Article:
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The BepiColombo Planetary Magnetometer MPO-MAG: What Can We Learn from the Hermean Magnetic Field?

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Wicht,  Johannes
Department Planets and Comets, Max Planck Institute for Solar System Research, Max Planck Society;

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Citation

Heyner, D., Auster, H.-U., Fornaçon, K.-H., Carr, C., Richter, I., Mieth, J. Z. D., et al. (2021). The BepiColombo Planetary Magnetometer MPO-MAG: What Can We Learn from the Hermean Magnetic Field? Space Science Reviews, 217: 52. doi:10.1007/s11214-021-00822-x.


Cite as: http://hdl.handle.net/21.11116/0000-0008-BA45-9
Abstract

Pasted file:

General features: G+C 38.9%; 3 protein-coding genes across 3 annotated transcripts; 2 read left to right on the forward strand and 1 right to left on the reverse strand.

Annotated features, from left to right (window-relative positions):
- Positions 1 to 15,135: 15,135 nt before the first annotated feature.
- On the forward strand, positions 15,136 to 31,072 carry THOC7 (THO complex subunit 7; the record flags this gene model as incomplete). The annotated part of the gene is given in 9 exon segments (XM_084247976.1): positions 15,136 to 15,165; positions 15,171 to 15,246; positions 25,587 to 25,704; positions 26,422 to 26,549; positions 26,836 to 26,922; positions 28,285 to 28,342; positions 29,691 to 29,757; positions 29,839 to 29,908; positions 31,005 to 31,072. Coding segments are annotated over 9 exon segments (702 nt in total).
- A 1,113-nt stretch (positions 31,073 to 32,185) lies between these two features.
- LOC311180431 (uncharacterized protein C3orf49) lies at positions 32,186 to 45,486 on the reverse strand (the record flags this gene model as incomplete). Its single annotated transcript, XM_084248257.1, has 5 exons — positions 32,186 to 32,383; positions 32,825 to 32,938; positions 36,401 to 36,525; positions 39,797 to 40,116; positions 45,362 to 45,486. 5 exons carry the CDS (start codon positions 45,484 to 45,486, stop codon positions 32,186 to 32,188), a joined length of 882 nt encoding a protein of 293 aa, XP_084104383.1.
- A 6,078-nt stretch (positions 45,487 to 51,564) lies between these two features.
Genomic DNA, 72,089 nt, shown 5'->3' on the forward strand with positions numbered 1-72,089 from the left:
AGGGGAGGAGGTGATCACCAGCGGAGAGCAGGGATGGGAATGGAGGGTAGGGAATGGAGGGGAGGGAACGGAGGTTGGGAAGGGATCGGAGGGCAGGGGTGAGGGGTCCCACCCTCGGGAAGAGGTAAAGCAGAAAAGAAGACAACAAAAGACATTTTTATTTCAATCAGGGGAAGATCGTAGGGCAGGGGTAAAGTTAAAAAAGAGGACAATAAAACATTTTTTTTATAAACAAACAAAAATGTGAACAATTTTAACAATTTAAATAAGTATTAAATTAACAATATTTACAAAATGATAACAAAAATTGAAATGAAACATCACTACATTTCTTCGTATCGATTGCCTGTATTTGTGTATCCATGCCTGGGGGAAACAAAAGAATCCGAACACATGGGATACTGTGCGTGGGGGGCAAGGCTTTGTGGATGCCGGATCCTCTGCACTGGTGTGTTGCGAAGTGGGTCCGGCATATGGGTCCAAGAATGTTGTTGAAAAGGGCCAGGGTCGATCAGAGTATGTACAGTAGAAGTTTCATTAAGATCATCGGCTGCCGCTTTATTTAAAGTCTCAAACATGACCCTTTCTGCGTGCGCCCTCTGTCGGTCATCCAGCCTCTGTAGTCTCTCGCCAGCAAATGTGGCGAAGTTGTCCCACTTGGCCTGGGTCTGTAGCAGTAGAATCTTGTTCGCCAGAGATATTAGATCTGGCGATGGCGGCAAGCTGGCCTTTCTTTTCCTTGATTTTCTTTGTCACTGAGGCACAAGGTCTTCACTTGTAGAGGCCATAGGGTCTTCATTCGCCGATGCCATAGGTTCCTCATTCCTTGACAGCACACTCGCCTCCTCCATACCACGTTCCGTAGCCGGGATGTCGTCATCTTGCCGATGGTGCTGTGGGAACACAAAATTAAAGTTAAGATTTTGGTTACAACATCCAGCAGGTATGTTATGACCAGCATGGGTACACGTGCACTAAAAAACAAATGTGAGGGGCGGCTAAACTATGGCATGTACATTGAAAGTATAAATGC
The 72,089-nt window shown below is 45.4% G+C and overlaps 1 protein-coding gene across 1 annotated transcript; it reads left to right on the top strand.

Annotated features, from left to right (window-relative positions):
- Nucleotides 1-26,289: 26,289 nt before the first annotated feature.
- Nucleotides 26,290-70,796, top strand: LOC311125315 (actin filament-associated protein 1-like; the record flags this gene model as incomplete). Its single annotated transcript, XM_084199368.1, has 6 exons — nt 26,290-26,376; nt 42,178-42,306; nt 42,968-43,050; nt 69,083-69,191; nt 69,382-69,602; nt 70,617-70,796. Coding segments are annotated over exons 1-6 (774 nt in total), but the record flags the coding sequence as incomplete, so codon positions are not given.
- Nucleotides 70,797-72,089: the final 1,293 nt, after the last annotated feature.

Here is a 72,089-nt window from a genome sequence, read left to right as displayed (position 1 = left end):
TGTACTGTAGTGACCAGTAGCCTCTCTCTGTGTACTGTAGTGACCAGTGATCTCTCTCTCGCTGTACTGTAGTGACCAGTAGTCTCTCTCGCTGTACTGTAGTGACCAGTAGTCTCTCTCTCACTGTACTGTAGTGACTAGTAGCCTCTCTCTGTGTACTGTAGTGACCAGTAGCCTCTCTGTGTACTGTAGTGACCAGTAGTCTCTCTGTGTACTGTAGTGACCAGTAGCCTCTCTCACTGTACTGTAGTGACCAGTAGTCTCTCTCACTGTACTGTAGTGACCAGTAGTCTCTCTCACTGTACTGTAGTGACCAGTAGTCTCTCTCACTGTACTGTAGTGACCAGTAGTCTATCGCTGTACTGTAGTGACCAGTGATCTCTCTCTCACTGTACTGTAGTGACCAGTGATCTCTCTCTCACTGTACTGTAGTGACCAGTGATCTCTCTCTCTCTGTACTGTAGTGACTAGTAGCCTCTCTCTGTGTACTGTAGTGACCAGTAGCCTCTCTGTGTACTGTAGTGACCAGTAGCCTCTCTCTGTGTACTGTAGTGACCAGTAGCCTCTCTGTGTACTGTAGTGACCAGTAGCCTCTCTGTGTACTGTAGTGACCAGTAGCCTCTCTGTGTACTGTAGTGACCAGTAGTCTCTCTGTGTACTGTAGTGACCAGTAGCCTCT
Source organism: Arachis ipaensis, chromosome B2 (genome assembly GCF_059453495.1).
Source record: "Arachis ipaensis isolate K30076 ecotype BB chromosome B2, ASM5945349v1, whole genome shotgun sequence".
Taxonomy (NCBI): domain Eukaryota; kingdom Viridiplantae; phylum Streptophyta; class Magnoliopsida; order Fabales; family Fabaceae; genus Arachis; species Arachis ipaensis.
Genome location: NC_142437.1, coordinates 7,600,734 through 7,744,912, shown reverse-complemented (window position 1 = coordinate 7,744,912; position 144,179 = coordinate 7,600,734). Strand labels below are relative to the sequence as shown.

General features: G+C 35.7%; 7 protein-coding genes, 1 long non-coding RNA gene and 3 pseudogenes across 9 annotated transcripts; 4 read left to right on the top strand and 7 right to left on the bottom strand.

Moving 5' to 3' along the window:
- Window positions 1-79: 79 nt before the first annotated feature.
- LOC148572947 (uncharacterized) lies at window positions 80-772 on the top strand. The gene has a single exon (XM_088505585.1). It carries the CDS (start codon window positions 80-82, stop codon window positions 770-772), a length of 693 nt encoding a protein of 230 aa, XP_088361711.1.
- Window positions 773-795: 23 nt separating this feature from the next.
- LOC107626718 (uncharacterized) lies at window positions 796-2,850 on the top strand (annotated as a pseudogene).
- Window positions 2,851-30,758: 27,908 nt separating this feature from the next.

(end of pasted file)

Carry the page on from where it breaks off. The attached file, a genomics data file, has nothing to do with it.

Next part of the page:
The magnetometer instrument MPO-MAG on-board the Mercury Planetary Orbiter (MPO) of the BepiColombo mission en-route to Mercury is introduced, with its instrument design, its calibration and scientific targets. The instrument is comprised of two tri-axial fluxgate magnetometers mounted on a 2.9 m boom and are 0.8 m apart. They monitor the magnetic field with up to 128 Hz in a ±2048 nT range. The MPO will be injected into an initial 480×1500 km polar orbit (2.3 h orbital period). At Mercury, we will map the planetary magnetic field and determine the dynamo generated field and constrain the secular variation. In this paper, we also discuss the effect of the instrument calibration on the ability to improve the knowledge on the internal field. Furthermore, the study of induced magnetic fields and field-aligned currents will help to constrain the interior structure in concert with other geophysical instruments. The orbit is also well-suited to study dynamical phenomena at the Hermean magnetopause and magnetospheric cusps. Together with its sister instrument Mio-MGF on-board the second satellite of the BepiColombo mission, the magnetometers at Mercury will study the reaction of the highly dynamic magnetosphere to changes in the solar wind. In the extreme case, the solar wind might even collapse the entire dayside magnetosphere. During cruise, MPO-MAG will contribute to studies of solar wind turbulence and transient phenomena.